By Keith Goble, Land Line state legislative editor
As the heat-up around the country appears to be in full swing and many state legislatures have finished their work for the year, lawmakers in nearly a dozen states continue to meet. Among the topics drawing consideration at statehouses are bills that address truck contracts, truck rules and other notable issues.
A growing trend across the country to do away with indemnification clauses in motor carrier transportation contracts shows no signs of slowing. The clauses are set up to protect shippers or hold them harmless from anything that happens with a shipment.
Gov. Scott Walker is expected to add Wisconsin to the list of nearly 30 states to outlaw the unfair provisions. If signed into law, SB41 would declare motor carrier contracts that provide for shippers to be indemnified for losses caused by their own negligence to be “void and unenforceable.”
Affected contracts would be defined as “any agreement, regardless of whether it is written, oral, express, or implied,” between a motor carrier and a shipper covering the transportation of property for hire by the motor carrier, entry on property to load, unload or transport property, or any service incidental to such activity, including the storage of property.
In California, a bill halfway through the statehouse would give communities wiggle room on speed limits, and yellow light intervals.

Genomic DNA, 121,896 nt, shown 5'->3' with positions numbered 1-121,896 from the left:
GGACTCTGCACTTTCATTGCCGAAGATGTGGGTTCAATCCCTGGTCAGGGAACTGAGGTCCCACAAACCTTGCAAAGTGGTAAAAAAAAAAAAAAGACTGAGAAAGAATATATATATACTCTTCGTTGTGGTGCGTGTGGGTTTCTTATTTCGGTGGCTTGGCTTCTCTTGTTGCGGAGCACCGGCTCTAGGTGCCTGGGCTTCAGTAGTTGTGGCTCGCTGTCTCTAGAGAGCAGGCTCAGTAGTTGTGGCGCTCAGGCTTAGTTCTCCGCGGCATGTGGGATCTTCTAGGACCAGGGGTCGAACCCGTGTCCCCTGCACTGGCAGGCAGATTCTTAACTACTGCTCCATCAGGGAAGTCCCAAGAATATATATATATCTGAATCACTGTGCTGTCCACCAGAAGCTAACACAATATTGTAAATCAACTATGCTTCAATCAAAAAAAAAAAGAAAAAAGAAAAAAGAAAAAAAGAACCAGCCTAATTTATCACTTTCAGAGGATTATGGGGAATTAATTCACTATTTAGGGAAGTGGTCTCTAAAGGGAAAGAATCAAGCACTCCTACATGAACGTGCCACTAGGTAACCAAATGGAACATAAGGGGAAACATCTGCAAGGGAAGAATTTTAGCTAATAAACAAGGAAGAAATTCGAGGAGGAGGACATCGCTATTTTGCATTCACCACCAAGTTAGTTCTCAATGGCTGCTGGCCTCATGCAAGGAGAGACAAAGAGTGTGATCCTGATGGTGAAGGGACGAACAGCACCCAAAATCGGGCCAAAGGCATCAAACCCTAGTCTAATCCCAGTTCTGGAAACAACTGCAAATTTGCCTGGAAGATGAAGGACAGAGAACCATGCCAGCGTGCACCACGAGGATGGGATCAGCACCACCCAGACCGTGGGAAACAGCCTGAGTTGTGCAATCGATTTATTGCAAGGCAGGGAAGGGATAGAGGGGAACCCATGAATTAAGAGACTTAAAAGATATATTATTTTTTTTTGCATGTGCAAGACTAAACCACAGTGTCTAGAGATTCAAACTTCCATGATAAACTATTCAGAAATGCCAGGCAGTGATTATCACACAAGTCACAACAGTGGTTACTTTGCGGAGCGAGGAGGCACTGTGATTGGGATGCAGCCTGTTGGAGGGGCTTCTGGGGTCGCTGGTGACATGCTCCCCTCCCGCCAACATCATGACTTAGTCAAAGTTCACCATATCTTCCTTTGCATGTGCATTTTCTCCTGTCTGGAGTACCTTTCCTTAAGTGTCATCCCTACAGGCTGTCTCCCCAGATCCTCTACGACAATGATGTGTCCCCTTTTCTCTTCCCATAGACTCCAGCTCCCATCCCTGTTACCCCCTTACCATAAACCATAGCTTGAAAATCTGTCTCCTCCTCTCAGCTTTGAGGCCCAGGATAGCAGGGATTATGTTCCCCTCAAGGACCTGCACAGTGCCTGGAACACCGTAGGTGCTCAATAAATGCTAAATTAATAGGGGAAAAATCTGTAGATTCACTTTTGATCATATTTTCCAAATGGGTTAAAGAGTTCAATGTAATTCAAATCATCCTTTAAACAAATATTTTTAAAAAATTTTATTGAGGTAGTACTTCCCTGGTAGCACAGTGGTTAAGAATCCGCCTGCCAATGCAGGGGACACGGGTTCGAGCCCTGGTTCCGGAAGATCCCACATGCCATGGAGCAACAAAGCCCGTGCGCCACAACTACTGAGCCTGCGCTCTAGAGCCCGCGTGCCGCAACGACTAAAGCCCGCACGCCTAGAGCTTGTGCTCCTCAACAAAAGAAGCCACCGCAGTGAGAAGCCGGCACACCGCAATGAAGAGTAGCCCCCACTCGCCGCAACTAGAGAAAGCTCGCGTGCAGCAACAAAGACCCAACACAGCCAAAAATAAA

Since 2004, California law has required cities to round up their speed limits starting at the 85th percentile of travel speeds. The posted speed must be rounded to the nearest 5 mph increment.
Assemblyman Mike Gatto, D-Los Angeles, said the current setup allows speeders to dictate the limits set.
AB529 would give local governments the option to round speed limits down after a traffic study.
Critics of the plan say it would allow communities to create speed traps.
Across the country in Massachusetts, lawmakers could soon take up for consideration a bill to put into statute authorization for large trucks equipped with APUs to weigh up to an additional 400 pounds. There are 16 states where the weight allowance is granted by enforcement policy rather than by state law. H951 would make the allowance state law.
Anyone who violates out-of-service orders in Michigan could soon pay a steeper price.
One bill calls for first offenders to face $2,500 fines. Motor carriers would also face stiff punishment. Employers convicted of knowingly allowing, requiring, permitting or authorizing a driver in OOS status to get behind the wheel would face up to $25,000 fines.
Another provision in SB495 would lengthen the duration of a driver’s suspension for violating an OOS order. Getting behind the wheel of a truck subject to an OOS order would result in the driver’s license being suspended for six months – up from 90 days.
The state has a financial incentive to make the changes. Non-compliance would cost the state a 5 percent loss of federal highway aid, complete loss of all federal grants, and a $5,000-a-day fine.
In Pennsylvania, a bill calls for aspiring truck drivers to prove they have a firm grasp of the English language to obtain a commercial driver’s license.
State law now limits the written or oral portion of the knowledge test to be given in English or Spanish. HB1180 would mandate that the state’s CDL test be given entirely in English.
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